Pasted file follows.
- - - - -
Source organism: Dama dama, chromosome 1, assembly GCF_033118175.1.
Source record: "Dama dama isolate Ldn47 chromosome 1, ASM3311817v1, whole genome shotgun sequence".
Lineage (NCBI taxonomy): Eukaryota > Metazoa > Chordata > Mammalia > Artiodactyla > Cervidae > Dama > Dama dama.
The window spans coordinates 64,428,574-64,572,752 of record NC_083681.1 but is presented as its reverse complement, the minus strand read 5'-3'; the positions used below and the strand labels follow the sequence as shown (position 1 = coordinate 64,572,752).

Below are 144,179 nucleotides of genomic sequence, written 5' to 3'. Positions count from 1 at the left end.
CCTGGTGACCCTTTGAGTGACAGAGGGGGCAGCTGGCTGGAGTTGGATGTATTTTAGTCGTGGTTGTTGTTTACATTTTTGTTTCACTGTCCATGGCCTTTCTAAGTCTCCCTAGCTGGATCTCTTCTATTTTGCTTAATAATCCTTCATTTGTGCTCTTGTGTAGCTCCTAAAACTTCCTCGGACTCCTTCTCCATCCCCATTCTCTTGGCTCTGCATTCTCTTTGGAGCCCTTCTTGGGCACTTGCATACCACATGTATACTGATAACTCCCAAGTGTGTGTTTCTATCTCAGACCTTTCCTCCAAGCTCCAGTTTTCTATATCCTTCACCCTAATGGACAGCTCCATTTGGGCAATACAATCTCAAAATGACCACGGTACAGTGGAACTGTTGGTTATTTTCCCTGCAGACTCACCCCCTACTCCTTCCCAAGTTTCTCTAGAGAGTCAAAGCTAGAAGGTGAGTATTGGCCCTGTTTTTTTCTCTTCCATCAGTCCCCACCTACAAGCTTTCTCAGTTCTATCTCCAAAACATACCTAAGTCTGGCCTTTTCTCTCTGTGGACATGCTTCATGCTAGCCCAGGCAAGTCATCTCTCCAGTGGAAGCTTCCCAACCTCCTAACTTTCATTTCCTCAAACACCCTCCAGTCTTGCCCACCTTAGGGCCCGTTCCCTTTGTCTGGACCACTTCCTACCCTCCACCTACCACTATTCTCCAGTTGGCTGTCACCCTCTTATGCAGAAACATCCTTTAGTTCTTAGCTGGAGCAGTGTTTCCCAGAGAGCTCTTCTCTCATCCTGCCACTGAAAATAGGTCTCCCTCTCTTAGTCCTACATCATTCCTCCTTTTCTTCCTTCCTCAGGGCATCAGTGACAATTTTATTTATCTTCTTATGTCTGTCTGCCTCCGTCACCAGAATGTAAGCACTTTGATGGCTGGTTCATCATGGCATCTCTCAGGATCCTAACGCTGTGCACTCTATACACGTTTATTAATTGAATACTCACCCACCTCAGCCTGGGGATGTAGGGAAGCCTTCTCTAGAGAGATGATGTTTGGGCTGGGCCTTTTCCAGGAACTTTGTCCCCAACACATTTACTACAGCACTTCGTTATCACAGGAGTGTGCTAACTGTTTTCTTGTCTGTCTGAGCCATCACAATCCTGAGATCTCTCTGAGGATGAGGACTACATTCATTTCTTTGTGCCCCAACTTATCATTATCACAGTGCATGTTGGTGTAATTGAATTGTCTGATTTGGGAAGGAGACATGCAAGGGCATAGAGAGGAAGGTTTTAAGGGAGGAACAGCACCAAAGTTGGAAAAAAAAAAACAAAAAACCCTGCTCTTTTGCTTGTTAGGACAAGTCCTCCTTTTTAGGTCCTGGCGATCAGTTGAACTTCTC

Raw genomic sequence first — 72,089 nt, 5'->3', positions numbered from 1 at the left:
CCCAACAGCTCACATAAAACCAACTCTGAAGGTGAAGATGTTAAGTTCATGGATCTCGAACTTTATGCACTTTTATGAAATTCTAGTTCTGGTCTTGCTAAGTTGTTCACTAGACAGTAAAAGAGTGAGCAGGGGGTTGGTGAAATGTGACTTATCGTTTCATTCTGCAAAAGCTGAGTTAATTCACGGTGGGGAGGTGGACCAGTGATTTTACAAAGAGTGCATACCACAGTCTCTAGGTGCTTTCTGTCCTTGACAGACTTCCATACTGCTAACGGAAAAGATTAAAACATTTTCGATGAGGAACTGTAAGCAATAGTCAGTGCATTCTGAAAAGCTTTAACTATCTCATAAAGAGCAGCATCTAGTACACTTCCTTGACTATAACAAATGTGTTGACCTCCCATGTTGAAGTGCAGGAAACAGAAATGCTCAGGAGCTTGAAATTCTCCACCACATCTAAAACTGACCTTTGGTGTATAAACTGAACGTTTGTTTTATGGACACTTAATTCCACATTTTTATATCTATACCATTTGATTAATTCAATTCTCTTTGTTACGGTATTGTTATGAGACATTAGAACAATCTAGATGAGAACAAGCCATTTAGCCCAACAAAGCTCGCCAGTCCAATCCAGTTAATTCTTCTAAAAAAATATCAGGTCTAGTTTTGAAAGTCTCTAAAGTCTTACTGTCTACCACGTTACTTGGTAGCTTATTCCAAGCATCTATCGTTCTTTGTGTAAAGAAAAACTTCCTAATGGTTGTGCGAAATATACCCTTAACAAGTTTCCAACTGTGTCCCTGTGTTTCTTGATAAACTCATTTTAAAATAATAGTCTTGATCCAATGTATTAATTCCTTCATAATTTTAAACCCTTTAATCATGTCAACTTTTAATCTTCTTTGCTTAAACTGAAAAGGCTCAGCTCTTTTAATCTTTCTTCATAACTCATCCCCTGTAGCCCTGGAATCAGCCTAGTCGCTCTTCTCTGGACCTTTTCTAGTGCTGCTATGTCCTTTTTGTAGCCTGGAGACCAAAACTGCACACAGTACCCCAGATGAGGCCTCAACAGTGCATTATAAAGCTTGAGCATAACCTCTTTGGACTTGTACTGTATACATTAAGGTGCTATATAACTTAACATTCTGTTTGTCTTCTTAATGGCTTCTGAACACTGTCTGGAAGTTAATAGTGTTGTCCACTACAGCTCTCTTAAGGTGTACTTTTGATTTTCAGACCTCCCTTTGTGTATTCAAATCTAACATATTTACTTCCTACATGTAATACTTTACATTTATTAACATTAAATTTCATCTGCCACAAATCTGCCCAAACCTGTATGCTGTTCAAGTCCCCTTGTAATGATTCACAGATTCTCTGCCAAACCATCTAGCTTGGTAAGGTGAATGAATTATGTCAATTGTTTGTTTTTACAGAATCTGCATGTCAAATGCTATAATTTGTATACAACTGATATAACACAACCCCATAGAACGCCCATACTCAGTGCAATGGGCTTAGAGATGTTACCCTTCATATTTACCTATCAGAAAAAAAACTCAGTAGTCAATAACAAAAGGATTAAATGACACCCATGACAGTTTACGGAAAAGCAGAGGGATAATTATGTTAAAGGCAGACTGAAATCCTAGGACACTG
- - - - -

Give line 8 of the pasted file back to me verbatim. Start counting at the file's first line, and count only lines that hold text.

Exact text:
CCCAACAGCTCACATAAAACCAACTCTGAAGGTGAAGATGTTAAGTTCATGGATCTCGAACTTTATGCACTTTTATGAAATTCTAGTTCTGGTCTTGCTAAGTTGTTCACTAGACAGTAAAAGAGTGAGCAGGGGGTTGGTGAAATGTGACTTATCGTTTCATTCTGCAAAAGCTGAGTTAATTCACGGTGGGGAGGTGGACCAGTGATTTTACAAAGAGTGCATACCACAGTCTCTAGGTGCTTTCTGTCCTTGACAGACTTCCATACTGCTAACGGAAAAGATTAAAACATTTTCGATGAGGAACTGTAAGCAATAGTCAGTGCATTCTGAAAAGCTTTAACTATCTCATAAAGAGCAGCATCTAGTACACTTCCTTGACTATAACAAATGTGTTGACCTCCCATGTTGAAGTGCAGGAAACAGAAATGCTCAGGAGCTTGAAATTCTCCACCACATCTAAAACTGACCTTTGGTGTATAAACTGAACGTTTGTTTTATGGACACTTAATTCCACATTTTTATATCTATACCATTTGATTAATTCAATTCTCTTTGTTACGGTATTGTTATGAGACATTAGAACAATCTAGATGAGAACAAGCCATTTAGCCCAACAAAGCTCGCCAGTCCAATCCAGTTAATTCTTCTAAAAAAATATCAGGTCTAGTTTTGAAAGTCTCTAAAGTCTTACTGTCTACCACGTTACTTGGTAGCTTATTCCAAGCATCTATCGTTCTTTGTGTAAAGAAAAACTTCCTAATGGTTGTGCGAAATATACCCTTAACAAGTTTCCAACTGTGTCCCTGTGTTTCTTGATAAACTCATTTTAAAATAATAGTCTTGATCCAATGTATTAATTCCTTCATAATTTTAAACCCTTTAATCATGTCAACTTTTAATCTTCTTTGCTTAAACTGAAAAGGCTCAGCTCTTTTAATCTTTCTTCATAACTCATCCCCTGTAGCCCTGGAATCAGCCTAGTCGCTCTTCTCTGGACCTTTTCTAGTGCTGCTATGTCCTTTTTGTAGCCTGGAGACCAAAACTGCACACAGTACCCCAGATGAGGCCTCAACAGTGCATTATAAAGCTTGAGCATAACCTCTTTGGACTTGTACTGTATACATTAAGGTGCTATATAACTTAACATTCTGTTTGTCTTCTTAATGGCTTCTGAACACTGTCTGGAAGTTAATAGTGTTGTCCACTACAGCTCTCTTAAGGTGTACTTTTGATTTTCAGACCTCCCTTTGTGTATTCAAATCTAACATATTTACTTCCTACATGTAATACTTTACATTTATTAACATTAAATTTCATCTGCCACAAATCTGCCCAAACCTGTATGCTGTTCAAGTCCCCTTGTAATGATTCACAGATTCTCTGCCAAACCATCTAGCTTGGTAAGGTGAATGAATTATGTCAATTGTTTGTTTTTACAGAATCTGCATGTCAAATGCTATAATTTGTATACAACTGATATAACACAACCCCATAGAACGCCCATACTCAGTGCAATGGGCTTAGAGATGTTACCCTTCATATTTACCTATCAGAAAAAAAACTCAGTAGTCAATAACAAAAGGATTAAATGACACCCATGACAGTTTACGGAAAAGCAGAGGGATAATTATGTTAAAGGCAGACTGAAATCCTAGGACACTG